RALEIGH, N.C. — Critics of a bill introduced Thursday in the North Carolina Senate say it could endanger the mental health and physical safety of LGBTQ students who may be kicked out by their parents without their consent. I’m here.
Promoted by sponsors as a means of giving parents more control over their children’s education and health care, the bill would, in most cases, force schools to warn parents before changing names or pronouns used for their children. It asks you to do so.it also K-4 Prohibit teaching about gender identity and sexuality in public school classroomsexcept for “Student-initiated questions”.
Several mental health professionals, parents and teachers have told the Senate Medical Committee that the bill would force teachers to betray the trust of their students and give children life without affirming the home environment. He said it could create a situation that threatens
Dr. Sarah Wilson, assistant professor at Duke University School of Medicine, said: She said school would no longer be a safe place for children to explore their own identities.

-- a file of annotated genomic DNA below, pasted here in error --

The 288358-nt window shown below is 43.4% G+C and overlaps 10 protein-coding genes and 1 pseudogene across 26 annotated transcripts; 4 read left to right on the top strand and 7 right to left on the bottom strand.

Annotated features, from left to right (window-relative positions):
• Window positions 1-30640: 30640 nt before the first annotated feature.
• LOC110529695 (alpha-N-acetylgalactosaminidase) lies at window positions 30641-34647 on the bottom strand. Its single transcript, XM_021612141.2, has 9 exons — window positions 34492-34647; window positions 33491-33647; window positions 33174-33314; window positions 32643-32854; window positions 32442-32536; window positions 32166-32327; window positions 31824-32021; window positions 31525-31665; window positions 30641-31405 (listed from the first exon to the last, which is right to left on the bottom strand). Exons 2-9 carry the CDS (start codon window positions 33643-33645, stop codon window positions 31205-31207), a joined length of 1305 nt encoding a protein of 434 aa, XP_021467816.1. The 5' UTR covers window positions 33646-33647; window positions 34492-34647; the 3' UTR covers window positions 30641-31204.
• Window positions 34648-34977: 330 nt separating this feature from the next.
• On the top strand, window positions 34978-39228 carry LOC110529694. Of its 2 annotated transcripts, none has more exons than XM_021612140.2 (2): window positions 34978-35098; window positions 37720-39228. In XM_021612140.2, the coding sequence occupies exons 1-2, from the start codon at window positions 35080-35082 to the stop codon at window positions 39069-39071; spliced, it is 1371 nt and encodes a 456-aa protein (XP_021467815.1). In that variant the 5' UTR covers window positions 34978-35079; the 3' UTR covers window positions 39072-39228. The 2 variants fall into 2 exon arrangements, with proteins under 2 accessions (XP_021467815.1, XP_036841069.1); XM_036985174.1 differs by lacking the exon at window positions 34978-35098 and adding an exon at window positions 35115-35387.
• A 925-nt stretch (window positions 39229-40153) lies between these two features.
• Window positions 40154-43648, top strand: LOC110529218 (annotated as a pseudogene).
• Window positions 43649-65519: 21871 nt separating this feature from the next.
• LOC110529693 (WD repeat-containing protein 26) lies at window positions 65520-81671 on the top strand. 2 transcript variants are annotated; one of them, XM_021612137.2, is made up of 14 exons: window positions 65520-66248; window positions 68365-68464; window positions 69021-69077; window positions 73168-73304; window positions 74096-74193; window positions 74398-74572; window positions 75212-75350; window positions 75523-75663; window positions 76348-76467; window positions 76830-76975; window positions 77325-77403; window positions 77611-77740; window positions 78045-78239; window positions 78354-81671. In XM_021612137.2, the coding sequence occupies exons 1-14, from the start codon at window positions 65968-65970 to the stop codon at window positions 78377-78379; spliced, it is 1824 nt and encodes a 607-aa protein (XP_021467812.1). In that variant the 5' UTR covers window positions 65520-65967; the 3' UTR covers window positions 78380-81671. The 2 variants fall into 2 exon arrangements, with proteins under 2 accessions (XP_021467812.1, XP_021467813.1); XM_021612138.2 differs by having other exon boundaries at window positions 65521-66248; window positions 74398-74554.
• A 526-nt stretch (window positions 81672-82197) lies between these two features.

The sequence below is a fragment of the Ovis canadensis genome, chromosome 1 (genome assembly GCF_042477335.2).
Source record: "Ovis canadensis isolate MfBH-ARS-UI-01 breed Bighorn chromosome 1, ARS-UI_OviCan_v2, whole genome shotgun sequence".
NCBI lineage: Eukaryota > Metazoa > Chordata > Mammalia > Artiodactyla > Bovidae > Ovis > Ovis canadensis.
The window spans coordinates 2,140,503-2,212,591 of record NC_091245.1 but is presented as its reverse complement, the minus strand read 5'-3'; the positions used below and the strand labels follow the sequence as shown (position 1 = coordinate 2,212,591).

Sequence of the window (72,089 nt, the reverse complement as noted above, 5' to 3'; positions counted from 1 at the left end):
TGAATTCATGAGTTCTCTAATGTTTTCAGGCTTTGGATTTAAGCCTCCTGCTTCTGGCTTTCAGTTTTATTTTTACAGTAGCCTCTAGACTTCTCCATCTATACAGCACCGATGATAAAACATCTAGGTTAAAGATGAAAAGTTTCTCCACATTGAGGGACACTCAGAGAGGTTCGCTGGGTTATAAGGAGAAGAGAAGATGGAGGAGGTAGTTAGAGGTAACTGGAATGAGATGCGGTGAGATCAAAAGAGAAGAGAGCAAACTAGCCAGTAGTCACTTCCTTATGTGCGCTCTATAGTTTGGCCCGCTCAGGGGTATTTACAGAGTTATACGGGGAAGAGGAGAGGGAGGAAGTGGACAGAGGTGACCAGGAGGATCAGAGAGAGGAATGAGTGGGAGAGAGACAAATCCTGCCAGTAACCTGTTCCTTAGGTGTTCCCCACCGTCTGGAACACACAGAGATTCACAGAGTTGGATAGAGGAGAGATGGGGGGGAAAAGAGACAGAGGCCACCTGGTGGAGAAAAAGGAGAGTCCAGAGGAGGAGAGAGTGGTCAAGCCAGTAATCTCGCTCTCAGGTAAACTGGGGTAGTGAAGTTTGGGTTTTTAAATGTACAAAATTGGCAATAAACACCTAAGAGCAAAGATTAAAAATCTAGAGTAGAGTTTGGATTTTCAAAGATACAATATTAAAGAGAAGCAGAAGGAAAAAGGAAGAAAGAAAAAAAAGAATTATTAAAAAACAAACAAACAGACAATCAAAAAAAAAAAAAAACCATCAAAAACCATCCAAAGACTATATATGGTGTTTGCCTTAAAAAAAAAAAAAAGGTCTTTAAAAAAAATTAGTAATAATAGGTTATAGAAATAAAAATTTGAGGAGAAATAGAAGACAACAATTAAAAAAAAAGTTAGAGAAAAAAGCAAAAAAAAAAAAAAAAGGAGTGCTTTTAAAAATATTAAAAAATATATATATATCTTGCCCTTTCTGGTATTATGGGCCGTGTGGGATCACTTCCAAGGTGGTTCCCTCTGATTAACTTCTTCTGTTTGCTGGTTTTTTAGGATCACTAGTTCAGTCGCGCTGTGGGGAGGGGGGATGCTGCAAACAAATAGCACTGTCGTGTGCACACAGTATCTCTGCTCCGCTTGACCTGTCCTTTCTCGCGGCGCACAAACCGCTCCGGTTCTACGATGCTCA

The proposal passed the committee on Thursday and is now on its way to the Senate Rules Committee. It is one of 35 bills introduced in 14 states aimed at restricting education on LGBTQ topics and alerting parents to changes in how they identify their children.
Chelsea Johnson, a North Carolina therapist who works with transgender and gender nonconforming youth ages 9 to 18, said students and teachers should censor themselves when they talk about family and identity. He said he could feel compelled to do so. pain.
“Repression does not prevent individuals from discovering who they are, but it does increase the likelihood of lifelong mental health problems such as depression, anxiety, post-traumatic stress disorder, and suicide. ‘, said Johnson. 40 cases of this in her career.
One of the main reasons students confide in school professionals is that they feel physically, mentally or emotionally unsafe or at risk of harm by coming out to their home. she said.
Alamance County Republican Senator Amy Gary, who sponsored the bill, countered claims that it would prevent students with LGBTQ parents from talking about their families, and said it would include certain safeguards to prevent harm. I said it is.
The proposal includes exceptions to sharing school records with parents if they have reason to believe that their child will be abused or neglected by making the school records public.
(See: North Carolina Parents’ Bill Blocking K-3 LGBTQ Curriculum Clears Senate)
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